Since the tragic deaths of 20 children and six adults at Sandy Hook Elementary School in Newton, Connecticut on December 14, there have been three more shootings at schools in the U.S.. None of them has received as much publicity, but all underscore the need to get serious about gun control.
1. Taft Union High School, January 10
16-year-old Bryan Oliver opened fire on classmates with a 12-gauge shotgun at Taft Union High School, in the town of Taft (population about 10,000) about 30 miles west of Bakersfield, California, on January 10. He is being charged as an adult on two counts of attempted murder and three counts of assault with a deadly weapon. The two people who were shot, Jacob Nichols and Bowe Cleveland, are expected to recover.
According to Kern County Sheriff Donny Youngblood, a teacher, Ryan Heber, was able to evacuate students through a back door and then had a conversation with the gunman. Oliver reportedly told Heber (who had received a pellet wound to his head) that he “wasn’t aiming at” him and then said the name of the student he was aiming at. Authorities have been investigating whether bullying might have played a role in Oliver’s act.
2. Stevens Institute of Business & Arts, January 15
34-year-old Sean Johnson, an “on-again off-again” student at the small for-profit school Stevens Institute of Business & Arts in downtown St. Louis, shot the school’s financial aid director, Greg Elsenrath, on January 15. Johnson used a Kel-Tec 9-millimeter semi-automatic pistol with its serial number filed off. He was found by police in a stairwell with a chest wound and three live rounds of ammunition in the gun. Johnson had reportedly become “angry but not threatening” after meeting with Elsenrath on January 14 and returned the next day with the firearm.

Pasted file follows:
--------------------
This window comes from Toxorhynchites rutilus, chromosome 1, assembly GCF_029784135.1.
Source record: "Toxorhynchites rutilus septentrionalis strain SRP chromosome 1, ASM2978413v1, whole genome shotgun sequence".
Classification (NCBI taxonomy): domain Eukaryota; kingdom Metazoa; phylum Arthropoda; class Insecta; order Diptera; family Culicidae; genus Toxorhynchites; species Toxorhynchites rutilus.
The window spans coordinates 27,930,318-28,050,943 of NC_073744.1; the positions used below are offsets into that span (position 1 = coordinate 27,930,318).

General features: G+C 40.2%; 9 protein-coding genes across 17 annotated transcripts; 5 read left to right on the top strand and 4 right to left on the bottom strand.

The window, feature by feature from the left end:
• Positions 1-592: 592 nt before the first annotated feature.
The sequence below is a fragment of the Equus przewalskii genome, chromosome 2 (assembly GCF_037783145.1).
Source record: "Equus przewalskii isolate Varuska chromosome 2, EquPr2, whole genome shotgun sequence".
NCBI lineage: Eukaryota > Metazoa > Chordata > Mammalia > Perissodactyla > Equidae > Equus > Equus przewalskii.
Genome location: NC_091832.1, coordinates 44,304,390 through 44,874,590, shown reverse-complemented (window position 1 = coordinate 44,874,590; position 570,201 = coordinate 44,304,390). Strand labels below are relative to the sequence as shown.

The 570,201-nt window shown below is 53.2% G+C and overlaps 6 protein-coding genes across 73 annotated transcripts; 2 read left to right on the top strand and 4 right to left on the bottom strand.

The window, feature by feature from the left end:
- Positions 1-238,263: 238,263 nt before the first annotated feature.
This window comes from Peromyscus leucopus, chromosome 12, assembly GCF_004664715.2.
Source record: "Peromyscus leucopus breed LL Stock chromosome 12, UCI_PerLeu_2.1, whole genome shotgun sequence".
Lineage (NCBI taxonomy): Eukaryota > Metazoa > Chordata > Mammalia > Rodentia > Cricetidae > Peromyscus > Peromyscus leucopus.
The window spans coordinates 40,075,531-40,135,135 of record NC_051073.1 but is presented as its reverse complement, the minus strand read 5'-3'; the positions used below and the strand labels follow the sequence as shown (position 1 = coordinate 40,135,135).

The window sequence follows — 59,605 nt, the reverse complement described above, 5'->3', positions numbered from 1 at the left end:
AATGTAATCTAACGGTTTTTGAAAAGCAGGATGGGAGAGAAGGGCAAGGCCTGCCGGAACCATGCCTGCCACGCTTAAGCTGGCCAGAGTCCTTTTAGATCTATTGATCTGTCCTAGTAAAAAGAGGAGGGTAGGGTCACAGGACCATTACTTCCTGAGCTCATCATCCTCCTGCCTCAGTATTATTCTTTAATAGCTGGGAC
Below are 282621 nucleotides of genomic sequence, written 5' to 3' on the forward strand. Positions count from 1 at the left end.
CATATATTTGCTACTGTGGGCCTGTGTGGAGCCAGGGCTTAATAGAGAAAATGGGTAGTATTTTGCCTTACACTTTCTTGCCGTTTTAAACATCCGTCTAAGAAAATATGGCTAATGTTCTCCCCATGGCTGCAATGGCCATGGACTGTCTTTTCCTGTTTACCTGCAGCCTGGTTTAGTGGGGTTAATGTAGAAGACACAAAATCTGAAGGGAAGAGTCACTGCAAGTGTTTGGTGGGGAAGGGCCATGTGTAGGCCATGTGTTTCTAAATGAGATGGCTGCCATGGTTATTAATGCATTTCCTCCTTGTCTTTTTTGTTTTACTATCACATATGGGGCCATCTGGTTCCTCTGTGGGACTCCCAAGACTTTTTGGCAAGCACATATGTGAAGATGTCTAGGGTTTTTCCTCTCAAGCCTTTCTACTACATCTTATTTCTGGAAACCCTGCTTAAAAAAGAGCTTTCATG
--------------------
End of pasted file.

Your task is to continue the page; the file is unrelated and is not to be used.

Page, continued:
Johnson has been charged with first-degree assault, armed criminal action, unlawful possession of a firearm and possession of a defaced firearm. According to court records, he had a mental health condition; his neighbors described him as “quiet, seemingly harmless and known to have learning disabilities.”
3. Hazard Community and Technical College, January 15
On the same day as the shooting in St. Louis, two people were shot dead in a parking lot at Hazard Community and Technical College in eastern Kentucky. 20-year-old Caitlin Cornett, who was a student at the college, and her uncle, 53-year-old Jackie Cornett, were killed. His 12-year-old daughter Taylor Cornett was also shot and died the next day from her injuries. Police recovered a semi-automatic, .40-caliber Glock pistol at the scene.
21-year-old Dalton Stidham turned himself into police afterwards and has admitted to the killings. He has been charged with two counts of murder, one related to domestic violence and with one count of attempted murder.
Police have said they do not think the shooting is “related to the school in any way” and that it involved a domestic dispute. The day before, Stidham and Cornett had been at a court hearing regarding a custody dispute over their 2-year-old son who was present during the shootings.
There is a long history of school shootings in the U.S., going back to the 19th century, says the Christian Science Monitor. With gun control now at the top of the national agenda, we have the chance to not add yet another terrible tragedy to the history books.
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